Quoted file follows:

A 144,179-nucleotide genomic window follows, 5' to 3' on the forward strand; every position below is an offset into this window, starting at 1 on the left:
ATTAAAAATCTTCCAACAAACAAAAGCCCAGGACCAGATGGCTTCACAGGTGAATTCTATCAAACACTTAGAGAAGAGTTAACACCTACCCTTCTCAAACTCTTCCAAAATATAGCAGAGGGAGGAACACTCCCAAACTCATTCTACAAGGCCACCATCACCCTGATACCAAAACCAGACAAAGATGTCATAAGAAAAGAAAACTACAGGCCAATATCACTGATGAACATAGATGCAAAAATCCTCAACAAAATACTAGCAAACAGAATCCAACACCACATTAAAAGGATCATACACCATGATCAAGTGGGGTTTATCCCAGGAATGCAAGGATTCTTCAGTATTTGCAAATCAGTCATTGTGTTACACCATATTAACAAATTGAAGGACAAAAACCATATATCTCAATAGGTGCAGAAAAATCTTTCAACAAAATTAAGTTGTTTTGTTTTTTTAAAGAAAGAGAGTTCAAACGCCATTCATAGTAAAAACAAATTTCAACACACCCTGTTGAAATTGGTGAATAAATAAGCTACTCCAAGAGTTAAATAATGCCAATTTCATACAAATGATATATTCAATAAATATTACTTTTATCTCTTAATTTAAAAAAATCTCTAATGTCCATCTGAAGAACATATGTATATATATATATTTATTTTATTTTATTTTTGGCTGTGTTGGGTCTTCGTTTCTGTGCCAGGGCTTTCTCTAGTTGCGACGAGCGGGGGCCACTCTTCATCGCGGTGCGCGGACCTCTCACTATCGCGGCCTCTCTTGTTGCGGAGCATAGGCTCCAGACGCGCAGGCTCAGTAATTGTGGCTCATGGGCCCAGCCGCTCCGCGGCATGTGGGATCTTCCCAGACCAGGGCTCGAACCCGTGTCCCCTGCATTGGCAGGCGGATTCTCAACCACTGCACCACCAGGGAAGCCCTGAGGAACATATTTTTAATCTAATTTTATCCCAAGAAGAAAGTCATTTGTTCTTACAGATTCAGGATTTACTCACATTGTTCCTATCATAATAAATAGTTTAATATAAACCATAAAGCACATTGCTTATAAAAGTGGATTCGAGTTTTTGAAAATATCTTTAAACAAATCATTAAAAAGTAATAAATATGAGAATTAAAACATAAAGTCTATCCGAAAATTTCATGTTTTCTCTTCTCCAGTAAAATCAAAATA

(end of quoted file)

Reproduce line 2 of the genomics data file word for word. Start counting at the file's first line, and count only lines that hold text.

ATTAAAAATCTTCCAACAAACAAAAGCCCAGGACCAGATGGCTTCACAGGTGAATTCTATCAAACACTTAGAGAAGAGTTAACACCTACCCTTCTCAAACTCTTCCAAAATATAGCAGAGGGAGGAACACTCCCAAACTCATTCTACAAGGCCACCATCACCCTGATACCAAAACCAGACAAAGATGTCATAAGAAAAGAAAACTACAGGCCAATATCACTGATGAACATAGATGCAAAAATCCTCAACAAAATACTAGCAAACAGAATCCAACACCACATTAAAAGGATCATACACCATGATCAAGTGGGGTTTATCCCAGGAATGCAAGGATTCTTCAGTATTTGCAAATCAGTCATTGTGTTACACCATATTAACAAATTGAAGGACAAAAACCATATATCTCAATAGGTGCAGAAAAATCTTTCAACAAAATTAAGTTGTTTTGTTTTTTTAAAGAAAGAGAGTTCAAACGCCATTCATAGTAAAAACAAATTTCAACACACCCTGTTGAAATTGGTGAATAAATAAGCTACTCCAAGAGTTAAATAATGCCAATTTCATACAAATGATATATTCAATAAATATTACTTTTATCTCTTAATTTAAAAAAATCTCTAATGTCCATCTGAAGAACATATGTATATATATATATTTATTTTATTTTATTTTTGGCTGTGTTGGGTCTTCGTTTCTGTGCCAGGGCTTTCTCTAGTTGCGACGAGCGGGGGCCACTCTTCATCGCGGTGCGCGGACCTCTCACTATCGCGGCCTCTCTTGTTGCGGAGCATAGGCTCCAGACGCGCAGGCTCAGTAATTGTGGCTCATGGGCCCAGCCGCTCCGCGGCATGTGGGATCTTCCCAGACCAGGGCTCGAACCCGTGTCCCCTGCATTGGCAGGCGGATTCTCAACCACTGCACCACCAGGGAAGCCCTGAGGAACATATTTTTAATCTAATTTTATCCCAAGAAGAAAGTCATTTGTTCTTACAGATTCAGGATTTACTCACATTGTTCCTATCATAATAAATAGTTTAATATAAACCATAAAGCACATTGCTTATAAAAGTGGATTCGAGTTTTTGAAAATATCTTTAAACAAATCATTAAAAAGTAATAAATATGAGAATTAAAACATAAAGTCTATCCGAAAATTTCATGTTTTCTCTTCTCCAGTAAAATCAAAATA